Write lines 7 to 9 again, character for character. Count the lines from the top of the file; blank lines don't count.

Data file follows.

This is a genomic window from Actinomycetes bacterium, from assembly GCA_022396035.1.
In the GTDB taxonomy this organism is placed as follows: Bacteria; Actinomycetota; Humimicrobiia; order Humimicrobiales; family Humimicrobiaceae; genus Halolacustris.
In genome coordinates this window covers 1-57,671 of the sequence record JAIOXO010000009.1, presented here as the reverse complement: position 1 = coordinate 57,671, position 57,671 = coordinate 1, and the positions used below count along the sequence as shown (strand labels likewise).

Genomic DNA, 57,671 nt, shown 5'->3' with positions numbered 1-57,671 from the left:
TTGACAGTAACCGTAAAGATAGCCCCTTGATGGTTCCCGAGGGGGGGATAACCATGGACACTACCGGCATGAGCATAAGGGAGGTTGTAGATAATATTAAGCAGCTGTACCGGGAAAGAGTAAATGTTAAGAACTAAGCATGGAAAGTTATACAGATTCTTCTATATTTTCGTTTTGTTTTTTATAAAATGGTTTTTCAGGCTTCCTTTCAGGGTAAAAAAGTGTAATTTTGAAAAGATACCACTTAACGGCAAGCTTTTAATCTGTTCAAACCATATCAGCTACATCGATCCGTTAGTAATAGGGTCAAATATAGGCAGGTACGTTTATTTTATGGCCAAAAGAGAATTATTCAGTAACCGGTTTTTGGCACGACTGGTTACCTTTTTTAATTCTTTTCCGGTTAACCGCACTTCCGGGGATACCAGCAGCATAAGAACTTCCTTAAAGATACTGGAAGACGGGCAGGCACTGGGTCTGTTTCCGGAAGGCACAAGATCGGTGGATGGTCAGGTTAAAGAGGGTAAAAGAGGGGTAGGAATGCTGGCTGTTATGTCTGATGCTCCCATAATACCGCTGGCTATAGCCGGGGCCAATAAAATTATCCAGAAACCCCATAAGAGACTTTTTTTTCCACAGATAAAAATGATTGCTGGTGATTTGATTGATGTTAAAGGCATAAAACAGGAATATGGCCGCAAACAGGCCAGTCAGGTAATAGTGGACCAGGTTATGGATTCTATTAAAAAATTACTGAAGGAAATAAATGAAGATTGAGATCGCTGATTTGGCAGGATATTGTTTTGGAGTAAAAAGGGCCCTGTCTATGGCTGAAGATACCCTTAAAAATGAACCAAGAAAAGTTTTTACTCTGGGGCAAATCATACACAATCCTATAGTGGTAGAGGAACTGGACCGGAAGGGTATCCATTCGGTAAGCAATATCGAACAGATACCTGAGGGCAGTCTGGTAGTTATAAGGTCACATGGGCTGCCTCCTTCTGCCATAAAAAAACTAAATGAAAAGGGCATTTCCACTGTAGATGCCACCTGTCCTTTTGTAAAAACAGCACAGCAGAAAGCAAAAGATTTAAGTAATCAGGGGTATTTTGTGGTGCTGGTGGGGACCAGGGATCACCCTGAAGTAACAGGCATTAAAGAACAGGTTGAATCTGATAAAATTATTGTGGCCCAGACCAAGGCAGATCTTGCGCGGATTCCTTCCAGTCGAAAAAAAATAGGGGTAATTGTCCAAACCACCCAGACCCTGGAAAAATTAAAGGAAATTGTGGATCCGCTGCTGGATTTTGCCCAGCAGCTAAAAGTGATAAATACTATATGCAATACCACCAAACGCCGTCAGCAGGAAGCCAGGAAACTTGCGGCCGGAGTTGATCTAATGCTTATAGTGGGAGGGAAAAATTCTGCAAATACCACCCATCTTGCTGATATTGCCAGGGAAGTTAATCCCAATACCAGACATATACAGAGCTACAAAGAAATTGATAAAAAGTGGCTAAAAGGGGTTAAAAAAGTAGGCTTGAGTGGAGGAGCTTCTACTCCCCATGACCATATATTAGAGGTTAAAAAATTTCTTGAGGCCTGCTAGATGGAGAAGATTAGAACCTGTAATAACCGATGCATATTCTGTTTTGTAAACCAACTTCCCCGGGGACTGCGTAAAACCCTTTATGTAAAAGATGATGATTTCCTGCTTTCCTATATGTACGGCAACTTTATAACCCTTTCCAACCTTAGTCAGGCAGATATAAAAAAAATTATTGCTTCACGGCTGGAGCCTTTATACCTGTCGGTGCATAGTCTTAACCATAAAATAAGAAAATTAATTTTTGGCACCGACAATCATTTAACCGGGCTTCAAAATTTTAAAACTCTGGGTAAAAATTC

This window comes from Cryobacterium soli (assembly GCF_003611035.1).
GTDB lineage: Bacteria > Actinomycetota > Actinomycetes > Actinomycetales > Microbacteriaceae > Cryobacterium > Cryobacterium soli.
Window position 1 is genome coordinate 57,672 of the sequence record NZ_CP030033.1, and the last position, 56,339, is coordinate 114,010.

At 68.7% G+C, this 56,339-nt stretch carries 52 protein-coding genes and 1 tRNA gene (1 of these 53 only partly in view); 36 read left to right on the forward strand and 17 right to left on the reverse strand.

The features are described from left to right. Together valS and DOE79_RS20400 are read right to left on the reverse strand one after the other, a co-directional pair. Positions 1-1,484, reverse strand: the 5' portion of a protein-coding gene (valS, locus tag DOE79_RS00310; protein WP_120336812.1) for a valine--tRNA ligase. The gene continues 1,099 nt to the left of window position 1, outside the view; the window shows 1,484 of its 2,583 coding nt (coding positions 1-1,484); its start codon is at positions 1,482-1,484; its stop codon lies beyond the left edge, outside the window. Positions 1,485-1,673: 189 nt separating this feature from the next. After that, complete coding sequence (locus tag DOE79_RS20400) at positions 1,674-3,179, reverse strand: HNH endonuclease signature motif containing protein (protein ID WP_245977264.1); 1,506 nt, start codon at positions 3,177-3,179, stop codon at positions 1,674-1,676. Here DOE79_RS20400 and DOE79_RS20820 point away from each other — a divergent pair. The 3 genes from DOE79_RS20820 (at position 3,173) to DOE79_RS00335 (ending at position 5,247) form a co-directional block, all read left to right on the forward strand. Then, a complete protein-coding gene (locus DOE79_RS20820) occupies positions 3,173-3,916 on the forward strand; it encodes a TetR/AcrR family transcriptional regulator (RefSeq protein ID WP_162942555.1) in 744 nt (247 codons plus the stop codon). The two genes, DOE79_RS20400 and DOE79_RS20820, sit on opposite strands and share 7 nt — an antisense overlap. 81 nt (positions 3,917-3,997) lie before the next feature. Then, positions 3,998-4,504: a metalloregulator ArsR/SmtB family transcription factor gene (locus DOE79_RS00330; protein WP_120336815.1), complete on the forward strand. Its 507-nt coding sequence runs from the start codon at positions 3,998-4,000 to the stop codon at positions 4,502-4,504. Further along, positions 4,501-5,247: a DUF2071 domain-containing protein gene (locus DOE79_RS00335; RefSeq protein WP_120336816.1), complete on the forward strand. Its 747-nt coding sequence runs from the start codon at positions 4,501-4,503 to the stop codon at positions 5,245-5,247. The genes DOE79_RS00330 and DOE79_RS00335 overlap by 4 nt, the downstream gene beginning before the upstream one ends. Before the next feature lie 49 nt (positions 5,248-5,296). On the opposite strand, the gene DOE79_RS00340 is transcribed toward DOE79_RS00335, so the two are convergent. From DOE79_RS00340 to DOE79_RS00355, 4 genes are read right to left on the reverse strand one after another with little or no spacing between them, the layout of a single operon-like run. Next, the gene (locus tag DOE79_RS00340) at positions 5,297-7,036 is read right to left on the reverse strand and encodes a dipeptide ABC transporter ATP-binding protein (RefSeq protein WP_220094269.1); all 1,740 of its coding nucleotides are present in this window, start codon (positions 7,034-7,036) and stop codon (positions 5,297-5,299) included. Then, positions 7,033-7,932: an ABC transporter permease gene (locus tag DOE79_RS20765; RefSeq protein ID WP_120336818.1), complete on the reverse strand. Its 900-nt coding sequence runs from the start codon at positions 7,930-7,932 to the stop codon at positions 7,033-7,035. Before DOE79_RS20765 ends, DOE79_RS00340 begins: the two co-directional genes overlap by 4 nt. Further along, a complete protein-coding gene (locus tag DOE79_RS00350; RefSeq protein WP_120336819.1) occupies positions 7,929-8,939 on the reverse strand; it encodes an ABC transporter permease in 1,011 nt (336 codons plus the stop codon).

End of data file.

GTDB lineage: Bacteria > Actinomycetota > Actinomycetes > Actinomycetales > Microbacteriaceae > Cryobacterium > Cryobacterium soli.
Window position 1 is genome coordinate 57,672 of the sequence record NZ_CP030033.1, and the last position, 56,339, is coordinate 114,010.

At 68.7% G+C, this 56,339-nt stretch carries 52 protein-coding genes and 1 tRNA gene (1 of these 53 only partly in view); 36 read left to right on the forward strand and 17 right to left on the reverse strand.